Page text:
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All Hail the Queen

Living luxe aboard the Queen Mary 2’s first-ever all-gay transatlantic crossing.
By Chandler Burr
Photo provided by Cunard

The gayest thing I’ve ever written was the email I sent a straight buddy of mine in Houston: “I’m going on a gay cruise on the Queen Mary 2.” He shot back: “This sentence is redundant.” And then: “Are you serious?”

I never intended
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to go on a gay cruise. Months and months ago, when people started hearing that RSVP Vacations, the gay and lesbian vacation company owned by Planet Out, had chartered this particular ship, the buzz began. Mostly it was the fact that the QM2 is the jewel in the crown of Cunard, the venerable British company whose ocean liners (not cruise ships; there are significant differences in both structure and style) are legendary, of a different and higher class in the most English sense of the word. The QM2 was, when it was launched in 2004, the largest luxury ship in the world—it is longer than the Eiffel Tower is tall and is still among the top five—and its white-glove service, its pearls-gowns-and-tuxedos ethos, and the fact that this was not “a cruise” but “a crossing,” straight from New York to Southampton U.K. (on the path of the Titanic), put it a world away from the lite-Caribbean disco of the usual gay cruise. So I decided to go.

Under the crystalline warm blue sky of May 29, 2007 we all gathered on the decks, lined up on railings above railings, 2,000 homosexuals drinking champagne and watching the New York skyline slowly recede. A low collective sound began to swell, I turned around to see the top of the ship, 23-stories tall (!), on a collision course with the underside of the Verrazano-Narrows Bridge. We all stared, thousands of people almost involuntarily generating a noise that rose from awe to a cheer, “WhaaAAAOOOH!!” as we cleared the soaring metal span by feet. We looked at each other, astonished and thrilled. The QM2 moved into the ocean. Then, we got down to the business of six days of partying.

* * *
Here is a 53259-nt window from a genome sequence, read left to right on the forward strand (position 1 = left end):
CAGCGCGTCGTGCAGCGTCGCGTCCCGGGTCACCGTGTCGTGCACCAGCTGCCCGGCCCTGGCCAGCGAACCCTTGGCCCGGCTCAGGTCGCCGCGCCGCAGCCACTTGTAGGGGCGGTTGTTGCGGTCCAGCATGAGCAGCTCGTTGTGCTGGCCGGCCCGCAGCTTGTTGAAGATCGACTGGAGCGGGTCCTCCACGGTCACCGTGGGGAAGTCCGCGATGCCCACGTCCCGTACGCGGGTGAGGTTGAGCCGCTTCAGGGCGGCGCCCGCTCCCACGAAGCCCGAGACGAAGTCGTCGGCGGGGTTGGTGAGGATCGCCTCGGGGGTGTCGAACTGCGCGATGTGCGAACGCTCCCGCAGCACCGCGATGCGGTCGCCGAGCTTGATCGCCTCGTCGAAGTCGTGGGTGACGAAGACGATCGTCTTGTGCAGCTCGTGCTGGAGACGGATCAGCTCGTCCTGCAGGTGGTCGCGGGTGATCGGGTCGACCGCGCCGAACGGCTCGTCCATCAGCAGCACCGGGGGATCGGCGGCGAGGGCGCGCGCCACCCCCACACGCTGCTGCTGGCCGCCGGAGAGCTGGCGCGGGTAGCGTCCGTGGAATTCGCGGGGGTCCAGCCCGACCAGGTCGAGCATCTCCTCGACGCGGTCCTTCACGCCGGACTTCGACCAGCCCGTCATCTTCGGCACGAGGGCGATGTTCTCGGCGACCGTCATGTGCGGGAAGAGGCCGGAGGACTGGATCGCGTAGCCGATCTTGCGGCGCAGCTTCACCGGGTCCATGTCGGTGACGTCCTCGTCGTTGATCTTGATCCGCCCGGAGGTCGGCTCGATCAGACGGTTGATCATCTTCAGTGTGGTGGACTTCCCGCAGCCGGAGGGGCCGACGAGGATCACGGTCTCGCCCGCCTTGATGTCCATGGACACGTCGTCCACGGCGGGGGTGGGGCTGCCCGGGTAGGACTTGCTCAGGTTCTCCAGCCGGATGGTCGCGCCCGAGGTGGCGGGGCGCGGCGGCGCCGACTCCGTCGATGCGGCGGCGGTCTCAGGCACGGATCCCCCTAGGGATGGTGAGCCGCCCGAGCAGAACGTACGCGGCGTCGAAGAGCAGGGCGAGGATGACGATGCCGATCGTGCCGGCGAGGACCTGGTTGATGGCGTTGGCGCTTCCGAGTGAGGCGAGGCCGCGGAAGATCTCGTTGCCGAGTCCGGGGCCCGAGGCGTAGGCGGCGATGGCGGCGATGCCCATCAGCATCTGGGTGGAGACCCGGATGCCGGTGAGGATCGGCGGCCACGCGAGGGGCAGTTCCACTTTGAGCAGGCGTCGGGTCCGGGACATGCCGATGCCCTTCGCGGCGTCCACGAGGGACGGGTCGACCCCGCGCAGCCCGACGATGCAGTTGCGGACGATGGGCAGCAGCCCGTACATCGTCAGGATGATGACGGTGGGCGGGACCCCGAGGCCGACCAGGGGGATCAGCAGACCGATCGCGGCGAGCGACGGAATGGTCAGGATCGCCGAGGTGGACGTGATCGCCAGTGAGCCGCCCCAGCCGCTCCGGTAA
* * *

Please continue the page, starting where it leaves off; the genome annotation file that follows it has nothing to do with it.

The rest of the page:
If it was for us a different gay cruise from any other, it was very different for the crew. In their years with Cunard, this was a first. They’d had some “what to expect from the gays” training, but you could tell they were a bit hesitant at first, quiet Eastern European stateroom maids and straight-guy stewards from Turkey and India. And here were thousands of queens, Louis Vuitton luggage, Helmut Lang shoes—yes, lots of Chelsea-boy gear. By the second day I’d already heard the ship’s store had never sold so many condoms (given the QM2’s usual not-exactly-youthful passenger demographic, this was perhaps not entirely astounding, but the salespeople still had raised eyebrows).

We carried the daily schedules around in our pockets and still never managed to do everything. We crammed in Varla Jean Merman, the drag queen who is the love child of Ethel Merman and Ernest Borgnine and jazz singer Ann Hampton Callaway. Comedienne Suzanne Westenhoefer started us off the first evening on the Royal Court Theater’s main stage, and she killed. “So there aren’t any port stops on this cruise,” she said. “Usually the dykes are up at 6am. ‘We’re gonna go bungee jumping! Then we scuba dive! Then we climb a volcano!’” She paused. “The fags get up at noon.” She squinted, painfully. “’Where are we? Cabo? Did we bring outfits for Cabo?” We ran for planetarium showings, cocktail parties, and movie screenings; RSVP previewed the Judith Light/ Robert Gant/ Chad Allen movie “Save Me,” an amazingly nuanced, honest, and compassionate depiction of a fundamentalist Christian woman who attempts to reprogram young gay men. It premiers in October and may prove to be one of the most important gay-themed movies ever made. Light and Gant took questions from the audience. When Margaret Cho performed, every seat was filled and people sat on the stairs.


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